Analysis of feather corticosterone

    Corticosterone is a hormone involved in the regulation of metabolism and the prevalent glucocorticoid hormone in birds. While corticosterone has habitually been measured in blood plasma, this project examines corticosterone in the feathers of Alpine Swifts and Golden Eagles.


    Following a validation study that showed that the analysis of feather corticosterone is a suitable method to measure stress retrospectively and throughout the moulting period (Jenni-Eiermann et al. 2015), this method shall now be applied in ecological studies.   


    Alpine Swift: In collaboration with Pierre Bize from the University of Aberdeen, we measured corticosterone in the body feathers of nestlings. Corticosterone concentrations can be analysed in relation to various individual characteristics as well as climatic factors, the purpose being to examine correlations between stress during the nestling period and the return rate as well as the impact of weather and food conditions on the stress axis. In addition, the study also investigates whether the response of the stress axis is passed on to offspring.

    Lead ammunition and Golden Eagles: In her Master’s thesis, Kathrin Ganz measured both lead and corticosterone in the feathers of Golden Eagles and was able to show that feather segment analysis is a suitable method to obtain data retrospectively over an extended time period and with a high temporal resolution (Ganz 2016, Ganz et al. 2018). Measuring several substances in the same feather segments allows us to determine environmental pollutants and stress responses in birds by means of non-invasive sampling.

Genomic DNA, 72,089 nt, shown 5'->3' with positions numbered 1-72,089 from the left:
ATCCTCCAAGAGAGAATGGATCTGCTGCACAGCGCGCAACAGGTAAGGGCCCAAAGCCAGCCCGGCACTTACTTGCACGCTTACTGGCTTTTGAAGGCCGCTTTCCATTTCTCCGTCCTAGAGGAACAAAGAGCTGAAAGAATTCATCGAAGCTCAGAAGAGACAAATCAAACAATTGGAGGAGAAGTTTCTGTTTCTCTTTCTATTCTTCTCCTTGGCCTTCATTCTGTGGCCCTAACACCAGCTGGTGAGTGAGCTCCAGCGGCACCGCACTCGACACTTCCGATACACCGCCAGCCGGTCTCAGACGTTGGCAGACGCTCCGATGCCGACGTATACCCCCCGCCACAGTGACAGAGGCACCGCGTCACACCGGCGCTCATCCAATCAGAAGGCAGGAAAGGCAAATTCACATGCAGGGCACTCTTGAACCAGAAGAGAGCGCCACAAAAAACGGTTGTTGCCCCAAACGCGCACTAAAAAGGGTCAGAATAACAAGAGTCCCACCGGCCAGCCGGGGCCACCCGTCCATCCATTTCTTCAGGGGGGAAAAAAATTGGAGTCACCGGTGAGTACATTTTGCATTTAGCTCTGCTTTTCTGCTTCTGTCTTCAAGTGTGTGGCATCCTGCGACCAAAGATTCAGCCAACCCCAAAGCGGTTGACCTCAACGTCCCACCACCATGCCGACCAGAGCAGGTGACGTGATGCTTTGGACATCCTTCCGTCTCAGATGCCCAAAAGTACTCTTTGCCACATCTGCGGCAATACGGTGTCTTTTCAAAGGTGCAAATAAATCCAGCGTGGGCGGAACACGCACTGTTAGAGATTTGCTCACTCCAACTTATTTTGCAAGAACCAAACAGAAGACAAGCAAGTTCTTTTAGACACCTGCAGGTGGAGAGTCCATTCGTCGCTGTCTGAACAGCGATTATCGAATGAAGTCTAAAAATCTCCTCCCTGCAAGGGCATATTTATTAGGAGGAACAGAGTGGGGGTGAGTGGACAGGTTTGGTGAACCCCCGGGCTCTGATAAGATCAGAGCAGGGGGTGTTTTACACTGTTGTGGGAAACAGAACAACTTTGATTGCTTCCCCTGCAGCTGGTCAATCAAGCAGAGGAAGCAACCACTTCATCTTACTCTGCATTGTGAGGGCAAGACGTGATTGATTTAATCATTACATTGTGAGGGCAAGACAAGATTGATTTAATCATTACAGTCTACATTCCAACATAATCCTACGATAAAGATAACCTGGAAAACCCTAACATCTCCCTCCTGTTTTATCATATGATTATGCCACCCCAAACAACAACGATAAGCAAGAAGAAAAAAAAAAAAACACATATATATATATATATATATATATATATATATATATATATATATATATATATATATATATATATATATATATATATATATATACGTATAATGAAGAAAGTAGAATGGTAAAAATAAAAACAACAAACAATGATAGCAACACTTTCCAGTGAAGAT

Until now, corticosterone has typically been measured in blood plasma. The plasma concentration of corticosterone reflects the present release of corticosterone and allows us to make inferences about an individual’s current physiological state. We have demonstrated that corticosterone can also be reliably detected in feathers. It is incorporated during moult and provides information on the bird’s state at that time. In addition, the analysis of feather corticosterone allows us to study carry-over effects into the next stage of the life cycle.


    Jenni-Eiermann, S., F. Helfenstein, A. Vallat, G. Glauser & L. Jenni (2015):
    Corticosterone: effects on feather quality and deposition into feathers.